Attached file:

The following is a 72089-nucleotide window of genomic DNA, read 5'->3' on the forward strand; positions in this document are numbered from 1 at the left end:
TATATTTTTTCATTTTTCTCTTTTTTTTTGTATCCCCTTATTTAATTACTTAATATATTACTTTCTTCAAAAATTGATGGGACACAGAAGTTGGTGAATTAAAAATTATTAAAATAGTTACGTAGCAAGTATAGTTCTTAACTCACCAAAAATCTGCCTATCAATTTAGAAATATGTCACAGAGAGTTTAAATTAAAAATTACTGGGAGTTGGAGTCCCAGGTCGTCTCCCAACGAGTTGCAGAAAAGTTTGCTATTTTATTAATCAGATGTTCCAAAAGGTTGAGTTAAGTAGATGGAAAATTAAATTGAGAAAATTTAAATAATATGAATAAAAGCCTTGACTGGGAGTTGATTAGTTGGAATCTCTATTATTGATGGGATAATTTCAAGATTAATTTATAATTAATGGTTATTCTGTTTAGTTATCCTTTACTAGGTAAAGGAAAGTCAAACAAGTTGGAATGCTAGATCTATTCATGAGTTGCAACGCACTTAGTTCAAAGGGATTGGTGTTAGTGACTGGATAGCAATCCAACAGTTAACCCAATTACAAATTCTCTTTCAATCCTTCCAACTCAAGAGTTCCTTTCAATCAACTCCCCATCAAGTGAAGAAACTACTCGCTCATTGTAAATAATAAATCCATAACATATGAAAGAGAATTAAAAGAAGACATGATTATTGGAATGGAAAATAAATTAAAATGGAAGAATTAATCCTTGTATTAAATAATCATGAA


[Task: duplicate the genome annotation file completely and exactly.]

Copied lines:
The following is a 72089-nucleotide window of genomic DNA, read 5'->3' on the forward strand; positions in this document are numbered from 1 at the left end:
TATATTTTTTCATTTTTCTCTTTTTTTTTGTATCCCCTTATTTAATTACTTAATATATTACTTTCTTCAAAAATTGATGGGACACAGAAGTTGGTGAATTAAAAATTATTAAAATAGTTACGTAGCAAGTATAGTTCTTAACTCACCAAAAATCTGCCTATCAATTTAGAAATATGTCACAGAGAGTTTAAATTAAAAATTACTGGGAGTTGGAGTCCCAGGTCGTCTCCCAACGAGTTGCAGAAAAGTTTGCTATTTTATTAATCAGATGTTCCAAAAGGTTGAGTTAAGTAGATGGAAAATTAAATTGAGAAAATTTAAATAATATGAATAAAAGCCTTGACTGGGAGTTGATTAGTTGGAATCTCTATTATTGATGGGATAATTTCAAGATTAATTTATAATTAATGGTTATTCTGTTTAGTTATCCTTTACTAGGTAAAGGAAAGTCAAACAAGTTGGAATGCTAGATCTATTCATGAGTTGCAACGCACTTAGTTCAAAGGGATTGGTGTTAGTGACTGGATAGCAATCCAACAGTTAACCCAATTACAAATTCTCTTTCAATCCTTCCAACTCAAGAGTTCCTTTCAATCAACTCCCCATCAAGTGAAGAAACTACTCGCTCATTGTAAATAATAAATCCATAACATATGAAAGAGAATTAAAAGAAGACATGATTATTGGAATGGAAAATAAATTAAAATGGAAGAATTAATCCTTGTATTAAATAATCATGAA